Republicans have completely forgotten how to talk about tax cuts, and it's going to come back to bite them

  • Republican Sen. John Cornyn’s tweet on Tuesday exemplifies how Republicans have forgotten how to talk about middle-class tax cuts.
  • Their bill to overhaul the tax code has become unpopular as a result.
  • The bill is expected to become law this week.

Sen. John Cornyn wants you to know the Republican tax plan is great for families because of its treatment of noncorporate business income.

This is just what Joe and Jane Smith talk about at the neighbourhood association meeting: How President Donald Trump is delivering for them by cutting taxes on their noncorporate business income.

The funny thing is, having noncorporate business income is quite common for a middle-income family. Approximately one out of six American income-tax filers use Schedule C, the form you use to report income from a noncorporate business.

Plumbers who work as independent contractors use Schedule C. So do freelance journalists. So do Uber drivers. And the Republican plan will provide an (unwisely designed) tax preference for the kinds of income people report on Schedule C.

What’s uncommon is referring to this income as noncorporate business income. Normal people call this small-business income. Or freelance income.

If you tell Schedule C filers you’re going to cut taxes on “noncorporate businesses,” they may stare at you blankly instead of rushing out to vote for you.

Republicans have failed to communicate the bill’s upsides

The Republican tax bill is unpopular, and it deserves to be unpopular. But I’m not sure it deserves to be quite as unpopular as it is, because Republicans have failed to communicate the bill’s upsides effectively.

A New York Times survey found that only 32% of Americans believed the plan would give them a tax cut in 2018; the Tax Policy Center estimates that the true figure is 80%.

Of course, voters’ analysis of the bill’s merits is not based solely on whether it cuts their taxes in year one.

Many people have reasonable concerns about the temporary nature of most of the individual income-tax cuts and the risk they won’t be made permanent. They have concerns about budget deficits, or concerns about how reducing government revenue will affect government programs they care about.

They see the lion’s share of the benefits from the tax cut going to high earners and think that’s unfair. They generally distrust Trump and Republicans to act in their best interests, and they make a reasonable inference that their signature legislation goes against their interests.

Some people even tell pollsters they don’t think they, personally, ought to get a tax cut.

But part of voters’ analysis of the tax bill’s merits is based on voters’ assessment of what it will do for them in year one, and Republicans have failed to communicate effectively the bill’s upsides. They have failed so abjectly that a majority of people who will get a tax cut from the bill in 2018 believe they will not.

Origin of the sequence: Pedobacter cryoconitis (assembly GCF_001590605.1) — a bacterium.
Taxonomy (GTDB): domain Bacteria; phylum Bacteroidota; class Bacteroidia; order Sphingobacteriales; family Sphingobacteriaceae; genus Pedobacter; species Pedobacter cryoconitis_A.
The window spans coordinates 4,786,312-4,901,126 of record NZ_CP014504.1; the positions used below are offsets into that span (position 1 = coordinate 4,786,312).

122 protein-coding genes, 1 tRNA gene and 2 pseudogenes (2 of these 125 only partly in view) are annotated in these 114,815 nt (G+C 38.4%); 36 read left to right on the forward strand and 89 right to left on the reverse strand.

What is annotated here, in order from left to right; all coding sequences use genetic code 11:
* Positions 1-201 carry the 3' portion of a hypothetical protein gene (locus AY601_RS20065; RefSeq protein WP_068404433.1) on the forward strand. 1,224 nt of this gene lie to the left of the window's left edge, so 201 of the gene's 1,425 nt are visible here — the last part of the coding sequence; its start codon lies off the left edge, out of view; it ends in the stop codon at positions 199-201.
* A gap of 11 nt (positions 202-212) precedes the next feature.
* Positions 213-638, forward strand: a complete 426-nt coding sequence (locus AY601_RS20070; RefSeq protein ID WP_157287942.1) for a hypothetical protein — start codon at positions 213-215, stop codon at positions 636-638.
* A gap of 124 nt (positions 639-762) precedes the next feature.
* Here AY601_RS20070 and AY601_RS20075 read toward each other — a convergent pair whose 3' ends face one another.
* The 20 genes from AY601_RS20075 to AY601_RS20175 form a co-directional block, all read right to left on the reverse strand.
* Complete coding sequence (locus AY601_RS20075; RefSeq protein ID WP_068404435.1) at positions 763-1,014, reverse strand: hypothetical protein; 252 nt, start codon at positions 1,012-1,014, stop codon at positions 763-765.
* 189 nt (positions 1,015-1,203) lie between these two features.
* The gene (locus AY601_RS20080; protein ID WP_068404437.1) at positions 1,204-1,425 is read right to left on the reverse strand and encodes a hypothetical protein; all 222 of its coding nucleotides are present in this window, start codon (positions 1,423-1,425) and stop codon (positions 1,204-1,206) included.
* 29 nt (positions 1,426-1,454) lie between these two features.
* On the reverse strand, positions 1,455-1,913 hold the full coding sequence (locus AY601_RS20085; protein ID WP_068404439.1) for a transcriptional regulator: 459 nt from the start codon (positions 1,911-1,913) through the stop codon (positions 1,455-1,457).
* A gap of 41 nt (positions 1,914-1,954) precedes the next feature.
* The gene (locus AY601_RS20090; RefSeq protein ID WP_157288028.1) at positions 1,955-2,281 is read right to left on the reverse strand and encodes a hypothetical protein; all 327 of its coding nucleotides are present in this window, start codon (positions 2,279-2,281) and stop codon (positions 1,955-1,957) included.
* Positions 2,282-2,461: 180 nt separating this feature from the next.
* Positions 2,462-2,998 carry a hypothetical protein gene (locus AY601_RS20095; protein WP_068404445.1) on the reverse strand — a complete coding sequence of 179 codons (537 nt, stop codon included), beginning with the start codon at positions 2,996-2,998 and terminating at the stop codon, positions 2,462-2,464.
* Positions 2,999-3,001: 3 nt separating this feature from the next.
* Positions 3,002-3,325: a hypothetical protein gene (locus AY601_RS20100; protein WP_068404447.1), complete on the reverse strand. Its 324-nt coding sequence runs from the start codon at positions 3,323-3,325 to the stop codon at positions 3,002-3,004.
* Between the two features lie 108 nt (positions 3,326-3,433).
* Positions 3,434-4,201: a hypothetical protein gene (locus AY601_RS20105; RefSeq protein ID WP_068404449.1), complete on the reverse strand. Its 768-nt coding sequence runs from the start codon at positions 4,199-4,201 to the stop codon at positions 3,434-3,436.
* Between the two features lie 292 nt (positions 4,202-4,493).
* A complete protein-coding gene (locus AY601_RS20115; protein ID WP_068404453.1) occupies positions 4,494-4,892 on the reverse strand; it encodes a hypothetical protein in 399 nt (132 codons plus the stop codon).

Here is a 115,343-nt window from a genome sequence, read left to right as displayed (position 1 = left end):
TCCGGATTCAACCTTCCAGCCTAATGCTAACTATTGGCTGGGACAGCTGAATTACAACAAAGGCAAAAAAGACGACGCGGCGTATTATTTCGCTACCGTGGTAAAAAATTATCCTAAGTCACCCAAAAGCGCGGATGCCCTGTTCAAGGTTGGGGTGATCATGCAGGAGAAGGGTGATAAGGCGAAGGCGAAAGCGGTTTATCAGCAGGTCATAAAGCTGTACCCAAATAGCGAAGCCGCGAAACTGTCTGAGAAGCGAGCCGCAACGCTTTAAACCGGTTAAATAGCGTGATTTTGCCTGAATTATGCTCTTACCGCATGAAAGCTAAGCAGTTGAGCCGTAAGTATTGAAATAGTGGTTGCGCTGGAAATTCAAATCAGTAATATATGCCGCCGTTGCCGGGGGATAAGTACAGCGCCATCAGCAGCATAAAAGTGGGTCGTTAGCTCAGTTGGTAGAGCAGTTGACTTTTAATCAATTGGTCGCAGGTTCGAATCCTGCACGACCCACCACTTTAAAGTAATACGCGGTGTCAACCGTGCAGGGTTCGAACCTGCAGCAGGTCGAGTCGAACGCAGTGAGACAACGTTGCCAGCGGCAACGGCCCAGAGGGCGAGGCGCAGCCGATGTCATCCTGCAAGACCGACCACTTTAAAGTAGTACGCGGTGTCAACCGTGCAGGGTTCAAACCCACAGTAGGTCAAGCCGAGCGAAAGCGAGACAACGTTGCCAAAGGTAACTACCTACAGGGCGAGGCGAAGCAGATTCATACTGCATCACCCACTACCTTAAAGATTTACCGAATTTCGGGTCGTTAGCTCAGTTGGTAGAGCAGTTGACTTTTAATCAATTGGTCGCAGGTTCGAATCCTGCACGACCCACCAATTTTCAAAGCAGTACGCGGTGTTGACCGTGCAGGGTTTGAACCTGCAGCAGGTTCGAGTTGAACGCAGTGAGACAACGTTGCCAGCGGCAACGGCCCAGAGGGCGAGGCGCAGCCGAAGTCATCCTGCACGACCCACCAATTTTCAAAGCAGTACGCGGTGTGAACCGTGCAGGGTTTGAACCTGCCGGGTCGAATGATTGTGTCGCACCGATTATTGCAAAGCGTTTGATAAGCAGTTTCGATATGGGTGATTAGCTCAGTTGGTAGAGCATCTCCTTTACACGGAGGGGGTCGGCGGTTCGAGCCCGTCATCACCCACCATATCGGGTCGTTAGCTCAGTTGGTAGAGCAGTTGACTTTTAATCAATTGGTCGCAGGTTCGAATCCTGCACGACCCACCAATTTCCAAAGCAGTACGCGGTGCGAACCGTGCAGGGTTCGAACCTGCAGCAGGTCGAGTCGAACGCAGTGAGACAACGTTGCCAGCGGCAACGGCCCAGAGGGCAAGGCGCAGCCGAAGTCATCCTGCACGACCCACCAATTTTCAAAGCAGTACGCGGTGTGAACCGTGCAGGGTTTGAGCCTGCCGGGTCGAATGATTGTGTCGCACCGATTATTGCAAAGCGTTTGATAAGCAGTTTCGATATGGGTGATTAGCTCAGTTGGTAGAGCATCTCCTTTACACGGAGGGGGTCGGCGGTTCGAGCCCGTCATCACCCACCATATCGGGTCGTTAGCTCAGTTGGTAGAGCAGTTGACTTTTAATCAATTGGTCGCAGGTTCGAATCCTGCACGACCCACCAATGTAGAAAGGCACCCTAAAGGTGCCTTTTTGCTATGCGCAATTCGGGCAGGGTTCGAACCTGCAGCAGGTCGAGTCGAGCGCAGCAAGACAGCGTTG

These misconceptions have arisen in part because Republicans are laser-focused on what the bill will do to the business sector, and seem to think about individuals only as an afterthought. That’s how they end up saying the bill will help people by taxing them less on their noncorporate business income instead of saying the bill will help freelancers and small-business owners.

I have seen some conservative commentators complaining that the media has been unfair about this bill – in particular by placing too much emphasis on the bill’s effects in 2027, after many of its tax-cut provisions are set to expire, even though future Congresses are likely to extend those provisions (at the cost of even greater budget deficits than are already created by this bill).

And I think that timeline could often have been described more carefully. Rather than calling the bill “a middle-class tax increase,” say that the bill initially cuts taxes on most middle-class people, that those cuts are somewhat eroded over time, and that taxpayers will be depending on future Congresses to reauthorize those cuts or else they will expire, leading to tax increases.

On the other hand, relying on a budget gimmick that requires you write the law so that it’s scheduled to impose tax increases on individuals in 2027 to finance permanent corporate tax cuts opens you to the attack that you are raising taxes on individuals to finance corporate tax cuts.

Republicans were also harmed by their choice to make an extremely unpalatable opening bid.

The original “framework” they circulated this fall would have led to near-term tax increases on many more taxpayers. The cacophony of complaints about that was effective in getting Republicans to revise the bill.

Most members of the public will never follow the legislative machinations closely. If you don’t want voters to come under the impression that you’re raising taxes on much of the middle class, or that you intend to repeal the adoption credit, or that you want to abolish the deduction for student-loan interest, it’s best to never propose those ideas in the first place.

President George W. Bush opened his pitch for his 2001 tax cuts by promising “a tax cut for everyone who pays income taxes.” This was a simple and popular idea, and following the pledge made it impossible to attack him for raising taxes on the middle class, or anyone else.

Trump and Republicans in Congress did not follow that example. It’s going to hurt them.

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